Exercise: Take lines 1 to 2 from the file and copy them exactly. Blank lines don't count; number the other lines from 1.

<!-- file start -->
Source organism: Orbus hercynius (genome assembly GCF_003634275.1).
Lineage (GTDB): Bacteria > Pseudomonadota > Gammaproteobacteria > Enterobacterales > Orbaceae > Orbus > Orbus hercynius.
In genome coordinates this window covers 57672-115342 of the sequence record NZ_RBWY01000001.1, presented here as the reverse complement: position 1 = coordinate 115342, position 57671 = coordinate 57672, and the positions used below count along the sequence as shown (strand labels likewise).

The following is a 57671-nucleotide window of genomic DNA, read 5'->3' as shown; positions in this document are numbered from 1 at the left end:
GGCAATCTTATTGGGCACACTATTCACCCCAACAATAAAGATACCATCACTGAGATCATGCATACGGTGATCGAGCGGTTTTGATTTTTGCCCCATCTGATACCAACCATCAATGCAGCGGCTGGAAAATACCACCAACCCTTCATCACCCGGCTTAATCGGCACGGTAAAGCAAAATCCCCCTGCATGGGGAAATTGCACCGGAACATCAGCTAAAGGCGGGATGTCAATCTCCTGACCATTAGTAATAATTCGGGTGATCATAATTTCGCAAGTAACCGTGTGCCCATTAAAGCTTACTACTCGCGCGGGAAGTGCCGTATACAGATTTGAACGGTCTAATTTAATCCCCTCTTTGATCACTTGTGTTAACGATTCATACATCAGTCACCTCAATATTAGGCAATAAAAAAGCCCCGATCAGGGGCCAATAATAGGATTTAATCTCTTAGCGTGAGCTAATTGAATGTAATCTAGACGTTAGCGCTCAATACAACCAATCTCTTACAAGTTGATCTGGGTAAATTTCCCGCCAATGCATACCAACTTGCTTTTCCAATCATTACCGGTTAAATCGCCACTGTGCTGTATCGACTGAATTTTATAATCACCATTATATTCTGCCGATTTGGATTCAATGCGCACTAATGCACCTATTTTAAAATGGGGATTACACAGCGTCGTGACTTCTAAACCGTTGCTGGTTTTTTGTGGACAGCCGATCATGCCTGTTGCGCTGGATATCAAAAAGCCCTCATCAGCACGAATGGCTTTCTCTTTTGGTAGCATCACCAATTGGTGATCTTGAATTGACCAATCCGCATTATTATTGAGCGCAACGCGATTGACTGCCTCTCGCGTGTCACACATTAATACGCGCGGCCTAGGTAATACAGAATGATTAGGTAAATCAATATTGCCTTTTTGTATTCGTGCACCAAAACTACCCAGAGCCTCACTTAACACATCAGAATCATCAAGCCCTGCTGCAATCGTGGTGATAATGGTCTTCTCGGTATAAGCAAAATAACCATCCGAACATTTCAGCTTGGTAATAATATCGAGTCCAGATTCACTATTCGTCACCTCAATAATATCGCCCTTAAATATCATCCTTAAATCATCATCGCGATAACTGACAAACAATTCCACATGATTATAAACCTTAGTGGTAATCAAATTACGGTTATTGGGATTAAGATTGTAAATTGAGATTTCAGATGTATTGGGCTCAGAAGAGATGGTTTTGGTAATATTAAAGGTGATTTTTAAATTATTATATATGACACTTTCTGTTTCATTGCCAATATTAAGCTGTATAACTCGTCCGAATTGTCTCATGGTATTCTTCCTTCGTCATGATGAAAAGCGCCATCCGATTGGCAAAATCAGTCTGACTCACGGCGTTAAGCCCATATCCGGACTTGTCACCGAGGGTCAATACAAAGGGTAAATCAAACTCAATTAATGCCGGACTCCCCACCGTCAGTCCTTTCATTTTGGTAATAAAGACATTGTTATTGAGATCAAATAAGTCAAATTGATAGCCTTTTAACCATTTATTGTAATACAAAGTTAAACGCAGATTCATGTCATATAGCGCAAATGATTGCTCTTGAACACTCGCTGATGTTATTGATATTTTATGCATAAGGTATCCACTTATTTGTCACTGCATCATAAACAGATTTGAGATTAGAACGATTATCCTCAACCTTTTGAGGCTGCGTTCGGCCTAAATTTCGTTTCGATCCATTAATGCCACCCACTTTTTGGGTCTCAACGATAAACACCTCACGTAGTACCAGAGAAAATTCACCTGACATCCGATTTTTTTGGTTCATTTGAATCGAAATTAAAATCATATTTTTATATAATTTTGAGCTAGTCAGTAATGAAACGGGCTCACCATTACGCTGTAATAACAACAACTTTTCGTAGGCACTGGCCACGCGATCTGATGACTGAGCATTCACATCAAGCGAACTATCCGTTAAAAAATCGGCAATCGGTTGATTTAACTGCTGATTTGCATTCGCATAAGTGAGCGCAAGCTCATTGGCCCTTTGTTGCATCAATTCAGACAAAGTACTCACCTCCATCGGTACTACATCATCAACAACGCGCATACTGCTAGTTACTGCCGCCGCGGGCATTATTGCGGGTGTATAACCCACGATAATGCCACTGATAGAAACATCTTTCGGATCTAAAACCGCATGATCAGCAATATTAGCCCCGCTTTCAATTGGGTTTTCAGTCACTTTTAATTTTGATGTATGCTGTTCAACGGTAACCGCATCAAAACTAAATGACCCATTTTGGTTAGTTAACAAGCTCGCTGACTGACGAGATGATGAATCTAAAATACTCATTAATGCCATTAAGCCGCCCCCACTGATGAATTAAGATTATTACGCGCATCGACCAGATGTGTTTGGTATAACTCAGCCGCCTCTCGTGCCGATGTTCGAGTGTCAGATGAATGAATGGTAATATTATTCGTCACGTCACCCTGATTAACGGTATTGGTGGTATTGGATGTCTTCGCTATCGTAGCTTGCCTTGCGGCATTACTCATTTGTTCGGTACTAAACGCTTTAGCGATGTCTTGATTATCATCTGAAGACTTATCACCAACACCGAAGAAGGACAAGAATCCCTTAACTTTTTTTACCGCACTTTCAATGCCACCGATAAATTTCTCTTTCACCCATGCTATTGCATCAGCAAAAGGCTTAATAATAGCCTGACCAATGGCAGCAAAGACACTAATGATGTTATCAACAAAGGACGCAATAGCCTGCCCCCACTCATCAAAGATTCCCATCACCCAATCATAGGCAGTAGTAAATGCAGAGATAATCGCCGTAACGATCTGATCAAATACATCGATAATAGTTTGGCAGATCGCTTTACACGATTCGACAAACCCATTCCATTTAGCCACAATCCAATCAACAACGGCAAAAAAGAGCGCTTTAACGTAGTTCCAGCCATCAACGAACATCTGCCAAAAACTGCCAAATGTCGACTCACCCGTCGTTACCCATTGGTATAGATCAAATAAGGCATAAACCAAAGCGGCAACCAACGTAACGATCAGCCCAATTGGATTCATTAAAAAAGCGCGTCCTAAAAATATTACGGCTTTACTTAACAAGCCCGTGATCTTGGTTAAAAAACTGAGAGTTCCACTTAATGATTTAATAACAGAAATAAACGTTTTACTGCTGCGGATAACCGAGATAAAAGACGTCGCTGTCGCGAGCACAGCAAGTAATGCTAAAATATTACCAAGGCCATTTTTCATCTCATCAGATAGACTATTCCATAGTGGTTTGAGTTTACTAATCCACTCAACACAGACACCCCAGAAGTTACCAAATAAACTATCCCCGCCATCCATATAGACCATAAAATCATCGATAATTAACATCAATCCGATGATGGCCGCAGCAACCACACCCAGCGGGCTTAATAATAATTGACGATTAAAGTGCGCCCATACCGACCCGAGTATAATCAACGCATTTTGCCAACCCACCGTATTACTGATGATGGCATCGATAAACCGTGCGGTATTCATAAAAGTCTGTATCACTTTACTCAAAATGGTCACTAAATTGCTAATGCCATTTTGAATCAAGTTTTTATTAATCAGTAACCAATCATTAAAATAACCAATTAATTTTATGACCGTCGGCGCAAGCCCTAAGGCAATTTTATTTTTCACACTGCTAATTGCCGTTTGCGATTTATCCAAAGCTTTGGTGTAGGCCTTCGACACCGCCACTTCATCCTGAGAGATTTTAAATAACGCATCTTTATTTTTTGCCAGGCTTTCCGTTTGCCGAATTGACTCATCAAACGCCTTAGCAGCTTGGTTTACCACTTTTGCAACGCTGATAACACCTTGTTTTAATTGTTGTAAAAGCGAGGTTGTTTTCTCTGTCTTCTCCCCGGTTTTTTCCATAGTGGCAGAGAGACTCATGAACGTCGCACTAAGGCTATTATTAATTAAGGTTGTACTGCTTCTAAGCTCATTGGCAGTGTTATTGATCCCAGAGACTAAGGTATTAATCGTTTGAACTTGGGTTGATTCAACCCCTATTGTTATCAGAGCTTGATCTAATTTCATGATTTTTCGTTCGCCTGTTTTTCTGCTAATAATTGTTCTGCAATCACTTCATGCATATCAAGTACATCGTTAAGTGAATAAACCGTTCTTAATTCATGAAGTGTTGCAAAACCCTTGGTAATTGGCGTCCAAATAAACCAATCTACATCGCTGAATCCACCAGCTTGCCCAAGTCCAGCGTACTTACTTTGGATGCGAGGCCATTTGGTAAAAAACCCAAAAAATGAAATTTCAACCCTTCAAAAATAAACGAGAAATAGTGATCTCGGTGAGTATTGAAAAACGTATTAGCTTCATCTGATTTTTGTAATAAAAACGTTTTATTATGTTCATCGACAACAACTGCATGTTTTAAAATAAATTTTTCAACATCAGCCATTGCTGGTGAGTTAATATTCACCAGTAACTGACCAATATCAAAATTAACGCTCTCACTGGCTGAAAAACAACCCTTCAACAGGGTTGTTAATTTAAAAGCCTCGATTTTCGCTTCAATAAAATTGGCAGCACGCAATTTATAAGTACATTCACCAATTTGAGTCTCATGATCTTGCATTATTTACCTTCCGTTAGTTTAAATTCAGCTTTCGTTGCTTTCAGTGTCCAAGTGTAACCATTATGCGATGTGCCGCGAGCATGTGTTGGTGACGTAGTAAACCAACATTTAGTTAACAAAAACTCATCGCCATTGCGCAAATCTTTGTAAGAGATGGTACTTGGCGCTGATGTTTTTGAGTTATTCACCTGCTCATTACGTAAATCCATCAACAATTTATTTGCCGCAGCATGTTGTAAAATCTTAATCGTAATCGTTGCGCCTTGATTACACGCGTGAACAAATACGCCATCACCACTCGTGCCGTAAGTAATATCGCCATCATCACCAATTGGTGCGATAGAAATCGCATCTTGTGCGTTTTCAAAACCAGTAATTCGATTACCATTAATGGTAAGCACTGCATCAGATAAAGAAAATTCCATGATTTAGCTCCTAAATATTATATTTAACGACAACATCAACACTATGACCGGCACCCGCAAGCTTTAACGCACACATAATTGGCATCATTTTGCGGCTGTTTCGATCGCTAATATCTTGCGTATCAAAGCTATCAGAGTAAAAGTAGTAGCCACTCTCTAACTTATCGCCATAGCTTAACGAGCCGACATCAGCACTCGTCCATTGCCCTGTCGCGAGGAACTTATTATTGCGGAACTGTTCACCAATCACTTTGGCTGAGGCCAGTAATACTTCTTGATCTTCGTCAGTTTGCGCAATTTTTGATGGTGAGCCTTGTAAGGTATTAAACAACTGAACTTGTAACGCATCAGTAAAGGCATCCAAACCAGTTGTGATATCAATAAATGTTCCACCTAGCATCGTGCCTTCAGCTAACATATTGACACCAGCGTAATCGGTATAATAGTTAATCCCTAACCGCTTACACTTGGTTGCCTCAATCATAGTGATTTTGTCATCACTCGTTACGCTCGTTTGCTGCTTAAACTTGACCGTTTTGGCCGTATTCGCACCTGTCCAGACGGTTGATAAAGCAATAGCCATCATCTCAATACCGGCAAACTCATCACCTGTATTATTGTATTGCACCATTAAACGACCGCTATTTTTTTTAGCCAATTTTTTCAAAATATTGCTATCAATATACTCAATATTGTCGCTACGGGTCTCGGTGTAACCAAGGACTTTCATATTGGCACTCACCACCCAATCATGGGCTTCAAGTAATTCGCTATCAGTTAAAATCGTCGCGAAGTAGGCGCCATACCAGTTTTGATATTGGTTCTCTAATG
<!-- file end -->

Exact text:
Source organism: Orbus hercynius (genome assembly GCF_003634275.1).
Lineage (GTDB): Bacteria > Pseudomonadota > Gammaproteobacteria > Enterobacterales > Orbaceae > Orbus > Orbus hercynius.